Technologically, economically, politically, environmentally the world is shifting beneath our feet. Change is now no longer confined to organisations: it is system wide, interconnected and discontinuous. Wherever we look, leaders are challenged as they struggle to adjust and align in situations of increasing complexity. Navigating in a context such as this requires different skills, attributes and abilities. Through my work as an academic and advisor I have been fortunate to closely observe and assist organisations facing and managing change in the most extreme environments. From that work a number of key lessons surface: areas of reflection that will help you and your organisation develop your vision and align to an environment in flux.
The first involves thinking about how you frame your leadership. Leaders are ‘pathfinders’ within organisations. At their best they articulate a shared vision, understand strategy as a dynamic process, and ‘sense make’ from confusing environments and mixed messages from stakeholders. Having external ‘sounding boards’ can help leaders untangle conflicting information and allow them perspective amidst frantic activity. An analogy which is may be helpful comes from studies of emergency medicine. When a patient is in difficulty they often have a number of skilled physicians working on them at the same time. But the consultant – the leader, is standing back, often behind, and watching. Because they can’t just look at blood pressure, or respiration, or bleeding – they need to see it all and how it connects. When I’ve worked with leaders dealing with extreme volatility, they have identified the cultivation of this mental ‘space’ – a standing back, as a way to manage complexity and confusion.
The second is the need to reflect on your organisation and what it is actually established to do. This may seem like a strange question but think of it in this context - Harvard academics Heifetz and Linsky have observed that “There is no such thing as a dysfunctional organisation, because every organisation is perfectly aligned to get the results it currently gets”, so asking what your organisation is actually aligned to do is useful - even if sometimes uncomfortable for leaders to identify hidden areas of dysfunction.
The third is your own conceptualisation of what leadership actually is. Traditionally we have tended to see leaders as having some significant attributes which were usually positional (at the top), gender based (male) and heroic (superhuman). Thankfully, we now recognise that leadership appears at all organisational levels and often looks very different from the stereotype. Recognising enacted leadership when we see it is crucial. Rewarding and protecting those leadership behaviours you want within your organisation is just as vital. Retired US General Stanley McCrystal reflects upon this in his recent book on iconic leadership. He comments that leaders are just humans surrounded by those who enable and find meaning in their activities. Leadership is all about context and is an organisational process, as well as an individual one.
Sometimes timing is everything. One of the things that my research has illustrated is that common guidance on managing change doesn’t work in all contexts. Indeed, when an organisation is under stress introducing what is often called ‘a sense of urgency’ can be actively unhelpful. Instead, a paced and inductive approach is more useful. I saw this most critically in the newly established Police Service of Northern Ireland who embarked upon radical, rapid change in a highly volatile environment. Ensuring that the organisation had a period to prepare was important, even though it drew criticism at the time. Thinking about how you time and pace big decisions and their implementation allows you to be in a better position for psychological and structural transition to be successful.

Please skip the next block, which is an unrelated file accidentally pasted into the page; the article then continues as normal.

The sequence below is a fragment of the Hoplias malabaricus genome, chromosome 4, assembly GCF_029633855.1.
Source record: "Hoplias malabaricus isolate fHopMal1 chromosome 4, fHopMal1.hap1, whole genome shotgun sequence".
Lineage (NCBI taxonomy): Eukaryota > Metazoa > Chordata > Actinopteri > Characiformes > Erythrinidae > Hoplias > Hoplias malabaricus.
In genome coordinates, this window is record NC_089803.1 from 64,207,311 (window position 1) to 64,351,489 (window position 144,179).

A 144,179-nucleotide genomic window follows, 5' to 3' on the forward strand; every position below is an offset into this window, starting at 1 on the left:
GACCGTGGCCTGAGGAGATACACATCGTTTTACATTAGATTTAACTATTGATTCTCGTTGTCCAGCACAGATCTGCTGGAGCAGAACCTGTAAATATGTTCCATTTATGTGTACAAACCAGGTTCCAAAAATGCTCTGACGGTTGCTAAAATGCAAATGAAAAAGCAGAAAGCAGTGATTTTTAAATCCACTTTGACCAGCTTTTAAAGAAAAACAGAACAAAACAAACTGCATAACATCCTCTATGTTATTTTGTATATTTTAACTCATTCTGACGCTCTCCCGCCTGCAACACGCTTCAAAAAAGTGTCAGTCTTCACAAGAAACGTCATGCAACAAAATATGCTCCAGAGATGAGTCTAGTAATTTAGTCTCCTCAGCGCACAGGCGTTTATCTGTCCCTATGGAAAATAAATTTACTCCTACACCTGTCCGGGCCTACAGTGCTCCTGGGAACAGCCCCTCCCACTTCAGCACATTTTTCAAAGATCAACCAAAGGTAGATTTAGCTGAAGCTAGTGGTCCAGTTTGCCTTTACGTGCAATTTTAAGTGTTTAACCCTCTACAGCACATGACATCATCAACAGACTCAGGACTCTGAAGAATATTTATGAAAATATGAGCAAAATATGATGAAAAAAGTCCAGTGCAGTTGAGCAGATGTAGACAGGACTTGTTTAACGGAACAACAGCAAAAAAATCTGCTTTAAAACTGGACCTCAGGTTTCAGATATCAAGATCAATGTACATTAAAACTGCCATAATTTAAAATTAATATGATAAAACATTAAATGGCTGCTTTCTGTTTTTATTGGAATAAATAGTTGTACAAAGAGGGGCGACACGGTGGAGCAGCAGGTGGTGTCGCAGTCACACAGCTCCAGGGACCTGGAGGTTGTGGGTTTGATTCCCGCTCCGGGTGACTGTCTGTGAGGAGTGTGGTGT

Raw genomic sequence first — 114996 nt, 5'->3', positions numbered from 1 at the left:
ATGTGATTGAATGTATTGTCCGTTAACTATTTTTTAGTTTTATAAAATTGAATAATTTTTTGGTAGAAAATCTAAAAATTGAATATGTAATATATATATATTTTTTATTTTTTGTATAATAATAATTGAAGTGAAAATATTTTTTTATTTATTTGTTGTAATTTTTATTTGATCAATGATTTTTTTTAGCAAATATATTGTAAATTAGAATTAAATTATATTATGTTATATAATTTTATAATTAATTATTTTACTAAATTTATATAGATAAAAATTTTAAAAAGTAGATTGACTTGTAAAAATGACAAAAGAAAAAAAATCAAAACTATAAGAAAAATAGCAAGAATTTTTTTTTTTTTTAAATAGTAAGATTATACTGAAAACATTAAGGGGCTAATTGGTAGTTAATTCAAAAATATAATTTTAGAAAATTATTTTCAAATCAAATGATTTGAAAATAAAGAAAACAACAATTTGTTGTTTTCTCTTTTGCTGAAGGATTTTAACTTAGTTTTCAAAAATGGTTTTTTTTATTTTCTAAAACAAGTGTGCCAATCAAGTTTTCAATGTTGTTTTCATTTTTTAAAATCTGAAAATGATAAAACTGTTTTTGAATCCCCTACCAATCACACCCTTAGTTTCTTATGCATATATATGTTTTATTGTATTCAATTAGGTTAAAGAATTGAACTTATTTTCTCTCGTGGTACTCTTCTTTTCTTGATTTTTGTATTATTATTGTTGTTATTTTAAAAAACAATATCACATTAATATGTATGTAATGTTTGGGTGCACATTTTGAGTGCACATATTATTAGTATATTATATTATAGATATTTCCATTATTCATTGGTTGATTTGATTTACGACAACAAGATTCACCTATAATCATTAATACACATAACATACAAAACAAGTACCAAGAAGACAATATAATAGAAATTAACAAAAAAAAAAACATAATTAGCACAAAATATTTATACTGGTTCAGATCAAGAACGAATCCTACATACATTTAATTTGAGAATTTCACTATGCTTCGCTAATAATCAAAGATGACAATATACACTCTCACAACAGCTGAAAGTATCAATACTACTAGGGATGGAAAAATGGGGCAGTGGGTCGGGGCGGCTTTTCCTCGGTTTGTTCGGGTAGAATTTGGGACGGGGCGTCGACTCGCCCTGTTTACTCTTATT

One of the most significant personal challenges for any leader is managing through periods of stress and instability – just the environment we are in at present. Continuing to demonstrate positive behaviours in negative environments is difficult to sustain but vital to those who are looking for direction. During the Northern Ireland peace process senior officials in the Irish Department of Foreign Affairs coined a phrase for periods of difficulty - they saw it as having a ‘duty of hope’. Essentially, this spoke to two aspects of the challenge which faced them: their professional duty and their personal emotional response. As such it was a powerful and accessible idea to hold on to in the darkest of times.
Leading in complexity is tough - having time to reflect even when (especially when) volatility is at its most disruptive, is critical. Barack Obama and John McCain were both running for Presidency of the United States when the financial crisis hit. McCain suspended his campaign and suggested that the first Presidential debate be postponed. Obama refused, commenting ‘that a President needs to be able to focus on more than one thing, at one time’. It was an inflection point in the campaign and McCain never regained momentum. Obama had hit upon a fundamental truth of managing in extreme turbulence: the need to at least attempt the management of environmental complexity. These lessons; the cultivation of mental space, an awareness of aspects of dysfunction, leadership as a whole organisation process, the timing and sequencing of change implementation, and personal and organisational resilience should act as a guide for implementing your vision in challenging times.
Dr. Joanne Murphy
|Period||18 May 2020|
Title Leading in Volatile Times Country/Territory United Kingdom Date 18/05/2020 Description http://www.leadershipinstitute.co.uk/Blog/LeadinginVolatileTimes.html URL www.leadershipinstitute.co.uk/Blog/LeadinginVolatileTimes.html Persons Joanne Murphy